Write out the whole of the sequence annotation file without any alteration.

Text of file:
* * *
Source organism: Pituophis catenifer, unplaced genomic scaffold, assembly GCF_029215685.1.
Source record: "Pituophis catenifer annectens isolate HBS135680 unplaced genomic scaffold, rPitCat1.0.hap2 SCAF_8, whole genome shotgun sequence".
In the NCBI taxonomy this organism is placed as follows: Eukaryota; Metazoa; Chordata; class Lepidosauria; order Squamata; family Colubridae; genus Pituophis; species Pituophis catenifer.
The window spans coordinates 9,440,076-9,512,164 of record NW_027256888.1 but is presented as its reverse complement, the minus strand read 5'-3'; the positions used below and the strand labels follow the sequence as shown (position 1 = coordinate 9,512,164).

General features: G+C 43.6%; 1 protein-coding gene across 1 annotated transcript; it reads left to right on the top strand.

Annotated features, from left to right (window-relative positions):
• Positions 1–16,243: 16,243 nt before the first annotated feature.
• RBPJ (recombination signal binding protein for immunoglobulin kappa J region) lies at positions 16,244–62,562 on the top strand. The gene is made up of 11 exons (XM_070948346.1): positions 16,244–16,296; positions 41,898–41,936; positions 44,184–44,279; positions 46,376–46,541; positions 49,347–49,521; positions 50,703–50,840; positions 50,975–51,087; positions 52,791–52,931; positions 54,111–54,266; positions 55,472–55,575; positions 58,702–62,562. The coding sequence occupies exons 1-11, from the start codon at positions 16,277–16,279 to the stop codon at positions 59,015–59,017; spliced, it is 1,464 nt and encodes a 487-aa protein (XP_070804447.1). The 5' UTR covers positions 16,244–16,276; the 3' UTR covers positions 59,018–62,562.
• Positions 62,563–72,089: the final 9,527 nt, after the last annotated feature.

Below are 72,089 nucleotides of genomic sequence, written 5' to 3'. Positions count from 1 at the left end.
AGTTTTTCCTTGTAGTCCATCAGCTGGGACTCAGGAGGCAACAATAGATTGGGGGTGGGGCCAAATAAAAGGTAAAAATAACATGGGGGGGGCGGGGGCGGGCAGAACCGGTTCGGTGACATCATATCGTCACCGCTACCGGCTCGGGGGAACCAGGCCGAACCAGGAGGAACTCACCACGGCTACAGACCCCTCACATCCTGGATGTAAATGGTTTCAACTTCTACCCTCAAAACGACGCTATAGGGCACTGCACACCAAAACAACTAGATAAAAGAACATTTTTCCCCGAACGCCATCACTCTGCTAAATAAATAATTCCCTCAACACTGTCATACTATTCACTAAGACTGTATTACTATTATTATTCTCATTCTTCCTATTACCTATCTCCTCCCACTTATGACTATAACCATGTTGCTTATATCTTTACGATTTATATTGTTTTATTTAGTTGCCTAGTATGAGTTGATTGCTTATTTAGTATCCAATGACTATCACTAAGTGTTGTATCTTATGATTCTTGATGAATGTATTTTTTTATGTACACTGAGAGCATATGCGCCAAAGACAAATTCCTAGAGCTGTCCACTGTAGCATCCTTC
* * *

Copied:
Source organism: Pituophis catenifer, unplaced genomic scaffold, assembly GCF_029215685.1.
Source record: "Pituophis catenifer annectens isolate HBS135680 unplaced genomic scaffold, rPitCat1.0.hap2 SCAF_8, whole genome shotgun sequence".
In the NCBI taxonomy this organism is placed as follows: Eukaryota; Metazoa; Chordata; class Lepidosauria; order Squamata; family Colubridae; genus Pituophis; species Pituophis catenifer.
The window spans coordinates 9,440,076-9,512,164 of record NW_027256888.1 but is presented as its reverse complement, the minus strand read 5'-3'; the positions used below and the strand labels follow the sequence as shown (position 1 = coordinate 9,512,164).

General features: G+C 43.6%; 1 protein-coding gene across 1 annotated transcript; it reads left to right on the top strand.

Annotated features, from left to right (window-relative positions):
• Positions 1–16,243: 16,243 nt before the first annotated feature.
• RBPJ (recombination signal binding protein for immunoglobulin kappa J region) lies at positions 16,244–62,562 on the top strand. The gene is made up of 11 exons (XM_070948346.1): positions 16,244–16,296; positions 41,898–41,936; positions 44,184–44,279; positions 46,376–46,541; positions 49,347–49,521; positions 50,703–50,840; positions 50,975–51,087; positions 52,791–52,931; positions 54,111–54,266; positions 55,472–55,575; positions 58,702–62,562. The coding sequence occupies exons 1-11, from the start codon at positions 16,277–16,279 to the stop codon at positions 59,015–59,017; spliced, it is 1,464 nt and encodes a 487-aa protein (XP_070804447.1). The 5' UTR covers positions 16,244–16,276; the 3' UTR covers positions 59,018–62,562.
• Positions 62,563–72,089: the final 9,527 nt, after the last annotated feature.

Below are 72,089 nucleotides of genomic sequence, written 5' to 3'. Positions count from 1 at the left end.
AGTTTTTCCTTGTAGTCCATCAGCTGGGACTCAGGAGGCAACAATAGATTGGGGGTGGGGCCAAATAAAAGGTAAAAATAACATGGGGGGGGCGGGGGCGGGCAGAACCGGTTCGGTGACATCATATCGTCACCGCTACCGGCTCGGGGGAACCAGGCCGAACCAGGAGGAACTCACCACGGCTACAGACCCCTCACATCCTGGATGTAAATGGTTTCAACTTCTACCCTCAAAACGACGCTATAGGGCACTGCACACCAAAACAACTAGATAAAAGAACATTTTTCCCCGAACGCCATCACTCTGCTAAATAAATAATTCCCTCAACACTGTCATACTATTCACTAAGACTGTATTACTATTATTATTCTCATTCTTCCTATTACCTATCTCCTCCCACTTATGACTATAACCATGTTGCTTATATCTTTACGATTTATATTGTTTTATTTAGTTGCCTAGTATGAGTTGATTGCTTATTTAGTATCCAATGACTATCACTAAGTGTTGTATCTTATGATTCTTGATGAATGTATTTTTTTATGTACACTGAGAGCATATGCGCCAAAGACAAATTCCTAGAGCTGTCCACTGTAGCATCCTTC